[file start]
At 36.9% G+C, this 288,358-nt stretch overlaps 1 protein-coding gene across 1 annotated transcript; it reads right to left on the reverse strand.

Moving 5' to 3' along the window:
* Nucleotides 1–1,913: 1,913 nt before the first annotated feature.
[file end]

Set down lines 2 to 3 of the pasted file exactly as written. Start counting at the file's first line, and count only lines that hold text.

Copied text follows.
Moving 5' to 3' along the window:
* Nucleotides 1–1,913: 1,913 nt before the first annotated feature.